Machine Learning Challenges



Machine Learning is the science of building hardware or software that can achieve tasks by learning from examples. The examples often come as {input, output} pairs. Given new inputs a trained machine can make predictions of the unknown output.

Examples of machine learning tasks include:


We organize challenges to stimulate research in this field. The web sites of past challenges remain open for post-challenge submission as even-going benchmarks.


   Feature selection (NIPS 2003):

Seventy five participants competed on five classification problems to make best predictions and select the smallest possible subset of relevant input variables (features). The tasks include: cancer diagnosis from mass-spectrometry data, handwritten digit recognition, text classification, and drug discovery.

Challenge web site

Workshop page

Result page

Book edited (CD with data and code)

Matlab software and course material


   Performance prediction (WCCI 2006):

One hundred and forty-five five participants competed on five classification problems to make best predictions and predict their generalization performance on new unseen data. The tasks include: marketing, drug discovery, text classification, handwritten digit recognition, and ecology.

Challenge web site

Workshop page


Matlab software

Call for papers


   Agnostic learning vs. prior knowledge (NIPS 2006 and IJCNN 2007):

This challenge has two tracks: the agnostic learning track and the prior knowledge track, corresponding to two versions of five datasets. The “agnostic track” version of the data is ready-to-use data preprocessed in a feature-based representation suitable for off-the-shelf machine learning packages. The identity of the features is not revealed. The “prior knowledge track” version of the data is just raw data, not always in a feature representation, coming with information about the nature and source of the data. Can you do better with the raw data and prior knowledge about the task? How far can you get with pure “black box learning”?

Challenge web site

NIPS 2006 workshop page

IJCNN 2007 workshop page


Book in preparation

   Learning causal dependencies (WCCI 2008 and NIPS 2008):

What affects your health? What affects the economy? What affects climate changes? and… which actions will have beneficial effects? This series of competitions challenge the participants to discover the causes of given effects, based on observational data. The datasets include re-simulation data from models closely resembling real systems and real data for which the causal dependencies are known from experimental evidence.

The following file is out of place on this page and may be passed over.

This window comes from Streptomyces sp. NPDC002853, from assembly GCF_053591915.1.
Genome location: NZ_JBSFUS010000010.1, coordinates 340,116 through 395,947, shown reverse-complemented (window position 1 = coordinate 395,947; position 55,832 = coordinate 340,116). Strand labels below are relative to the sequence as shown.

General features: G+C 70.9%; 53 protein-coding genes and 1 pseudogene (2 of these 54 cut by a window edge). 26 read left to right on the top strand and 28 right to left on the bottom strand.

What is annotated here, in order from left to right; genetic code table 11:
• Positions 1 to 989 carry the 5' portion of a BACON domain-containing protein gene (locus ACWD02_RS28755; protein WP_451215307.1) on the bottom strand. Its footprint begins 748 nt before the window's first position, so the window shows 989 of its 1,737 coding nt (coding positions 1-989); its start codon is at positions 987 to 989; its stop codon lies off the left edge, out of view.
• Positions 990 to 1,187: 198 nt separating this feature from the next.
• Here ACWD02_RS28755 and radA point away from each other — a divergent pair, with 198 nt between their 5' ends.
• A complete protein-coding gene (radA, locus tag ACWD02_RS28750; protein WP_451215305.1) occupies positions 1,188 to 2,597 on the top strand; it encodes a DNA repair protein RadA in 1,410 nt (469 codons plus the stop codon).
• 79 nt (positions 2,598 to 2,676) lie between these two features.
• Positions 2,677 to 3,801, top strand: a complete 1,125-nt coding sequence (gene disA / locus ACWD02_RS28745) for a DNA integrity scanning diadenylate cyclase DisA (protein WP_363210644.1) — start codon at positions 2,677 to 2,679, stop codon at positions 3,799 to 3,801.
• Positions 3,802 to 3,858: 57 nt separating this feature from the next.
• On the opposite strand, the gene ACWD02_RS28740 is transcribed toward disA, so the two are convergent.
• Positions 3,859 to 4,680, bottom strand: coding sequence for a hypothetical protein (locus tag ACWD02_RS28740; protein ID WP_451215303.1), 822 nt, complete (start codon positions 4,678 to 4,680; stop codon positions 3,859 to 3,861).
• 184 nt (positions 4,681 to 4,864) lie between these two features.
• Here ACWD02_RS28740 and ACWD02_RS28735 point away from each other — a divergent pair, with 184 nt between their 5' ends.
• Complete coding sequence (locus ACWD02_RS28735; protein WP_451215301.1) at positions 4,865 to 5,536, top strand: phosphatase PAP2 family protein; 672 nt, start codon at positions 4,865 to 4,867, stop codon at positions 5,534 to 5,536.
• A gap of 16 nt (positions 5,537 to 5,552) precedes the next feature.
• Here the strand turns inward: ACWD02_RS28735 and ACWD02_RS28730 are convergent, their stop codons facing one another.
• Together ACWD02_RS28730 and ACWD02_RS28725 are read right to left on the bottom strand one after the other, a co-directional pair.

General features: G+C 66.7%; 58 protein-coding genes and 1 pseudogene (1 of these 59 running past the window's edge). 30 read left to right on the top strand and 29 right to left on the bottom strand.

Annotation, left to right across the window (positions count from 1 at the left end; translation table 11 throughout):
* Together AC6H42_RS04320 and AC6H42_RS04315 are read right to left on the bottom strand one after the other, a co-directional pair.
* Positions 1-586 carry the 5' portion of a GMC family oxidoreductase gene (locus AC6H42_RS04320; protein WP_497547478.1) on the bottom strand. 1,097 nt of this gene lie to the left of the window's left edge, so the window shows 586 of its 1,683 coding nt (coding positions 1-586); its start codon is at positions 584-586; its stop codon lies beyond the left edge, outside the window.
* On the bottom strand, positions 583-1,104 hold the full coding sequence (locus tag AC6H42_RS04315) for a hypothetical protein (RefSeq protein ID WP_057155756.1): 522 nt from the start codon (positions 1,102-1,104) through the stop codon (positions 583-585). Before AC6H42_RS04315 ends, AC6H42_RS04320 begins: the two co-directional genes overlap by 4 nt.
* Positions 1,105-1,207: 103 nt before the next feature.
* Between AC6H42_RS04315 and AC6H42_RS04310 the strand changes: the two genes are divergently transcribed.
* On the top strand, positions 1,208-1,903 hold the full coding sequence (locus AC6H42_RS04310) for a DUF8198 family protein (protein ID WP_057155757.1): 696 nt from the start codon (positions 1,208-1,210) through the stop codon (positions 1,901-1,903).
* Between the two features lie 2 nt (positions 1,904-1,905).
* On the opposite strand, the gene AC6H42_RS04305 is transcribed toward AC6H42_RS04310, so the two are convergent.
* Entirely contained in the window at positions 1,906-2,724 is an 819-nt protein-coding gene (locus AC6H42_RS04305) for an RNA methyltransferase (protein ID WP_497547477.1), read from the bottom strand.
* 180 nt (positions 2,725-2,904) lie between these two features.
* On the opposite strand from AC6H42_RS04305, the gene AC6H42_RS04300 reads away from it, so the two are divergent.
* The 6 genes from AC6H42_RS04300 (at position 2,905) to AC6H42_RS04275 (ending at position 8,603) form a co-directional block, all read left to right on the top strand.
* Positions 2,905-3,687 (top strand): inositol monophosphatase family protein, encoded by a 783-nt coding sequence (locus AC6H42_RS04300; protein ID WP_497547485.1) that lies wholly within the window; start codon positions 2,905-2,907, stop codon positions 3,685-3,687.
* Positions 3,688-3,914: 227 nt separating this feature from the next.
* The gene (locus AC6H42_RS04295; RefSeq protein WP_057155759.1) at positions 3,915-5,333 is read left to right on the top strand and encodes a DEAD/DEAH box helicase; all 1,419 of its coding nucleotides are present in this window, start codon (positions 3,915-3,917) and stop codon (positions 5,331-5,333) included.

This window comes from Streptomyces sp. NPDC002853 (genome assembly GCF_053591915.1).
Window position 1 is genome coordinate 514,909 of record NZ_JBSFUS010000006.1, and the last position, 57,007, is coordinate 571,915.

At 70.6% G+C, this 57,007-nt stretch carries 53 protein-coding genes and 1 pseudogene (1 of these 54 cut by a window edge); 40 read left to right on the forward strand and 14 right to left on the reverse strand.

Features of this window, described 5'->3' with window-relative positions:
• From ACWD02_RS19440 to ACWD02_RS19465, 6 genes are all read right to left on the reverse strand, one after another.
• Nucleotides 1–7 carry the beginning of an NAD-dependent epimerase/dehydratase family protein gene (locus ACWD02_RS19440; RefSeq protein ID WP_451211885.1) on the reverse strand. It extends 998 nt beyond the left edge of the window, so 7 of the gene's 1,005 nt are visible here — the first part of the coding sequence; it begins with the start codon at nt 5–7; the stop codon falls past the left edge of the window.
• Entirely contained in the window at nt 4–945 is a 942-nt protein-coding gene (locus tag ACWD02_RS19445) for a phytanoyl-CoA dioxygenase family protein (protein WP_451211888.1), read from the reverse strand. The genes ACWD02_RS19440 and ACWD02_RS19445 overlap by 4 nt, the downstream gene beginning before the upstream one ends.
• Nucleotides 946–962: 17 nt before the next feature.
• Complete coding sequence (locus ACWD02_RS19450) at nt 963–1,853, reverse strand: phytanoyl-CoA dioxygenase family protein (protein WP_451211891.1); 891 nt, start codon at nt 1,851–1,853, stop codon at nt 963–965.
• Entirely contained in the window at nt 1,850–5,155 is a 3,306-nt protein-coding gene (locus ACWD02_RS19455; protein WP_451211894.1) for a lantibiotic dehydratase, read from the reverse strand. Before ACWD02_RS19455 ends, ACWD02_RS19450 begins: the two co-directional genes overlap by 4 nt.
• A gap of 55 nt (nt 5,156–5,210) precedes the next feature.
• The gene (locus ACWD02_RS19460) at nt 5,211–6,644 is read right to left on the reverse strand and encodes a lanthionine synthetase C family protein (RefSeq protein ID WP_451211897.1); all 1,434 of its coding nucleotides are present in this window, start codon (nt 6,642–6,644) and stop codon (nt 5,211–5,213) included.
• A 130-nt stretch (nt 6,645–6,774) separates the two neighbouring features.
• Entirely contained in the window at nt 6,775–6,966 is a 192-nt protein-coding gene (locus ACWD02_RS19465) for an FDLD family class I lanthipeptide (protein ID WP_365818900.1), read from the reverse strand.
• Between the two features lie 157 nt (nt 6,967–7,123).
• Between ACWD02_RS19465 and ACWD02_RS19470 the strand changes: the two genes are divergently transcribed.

Challenge web site

WCCI 2008 workshop page

NIPS2008 workshop page

JMLR W&CP proceedings vol 3

JMLR W&CP proceedings vol 6

    Fast scoring in a large database  (KDD cup 2009):

Customer Relationship Management (CRM) is a key element of modern marketing strategies. The KDD Cup 2009 offered the opportunity to work on large marketing databases from the French Telecom company Orange to predict the propensity of customers to switch provider (churn), buy new products or services (appetency), or buy upgrades or add-ons proposed to them to make the sale more profitable (up-selling).

  Challenge web site

  KDD cup 2009 workshop page
JMLR W&CP proceedings vol 7
     Active Learning Challenge  (AISTATS 2010 and WCCI 2010):

Labeling data is expensive, but large amounts of unlabeled data are available at low cost. Such problems might be tackled from different angles: learning from unlabeled data or active learning. In the former case, the algorithms must satisfy themselves with the limited amount of labeled data and capitalize on the unlabeled data with semi-supervised learning methods. In the latter case, the algorithms may place a limited number of queries to get labels. The goal in that case is to optimize the queries to label data and the problem is referred to as active learning.

Challenge website
AISTATS 2010 workshop
WCCI 2010 workshop

We are very grateful to our sponsors:


  Pascal network Unipen        ETH MisterP   Microsoft KXEN   HDC  U southampton    Predicant  GoogleOrange NSF  

This project is supported by the National Science Foundation under Grants N0. ECCS-0424142, ECCS-0736687 and ECCS-0725746. Any opinions, findings, and conclusions or recommendations expressed in this material are those of the authors and do not necessarily reflect the views of the National Science Foundation.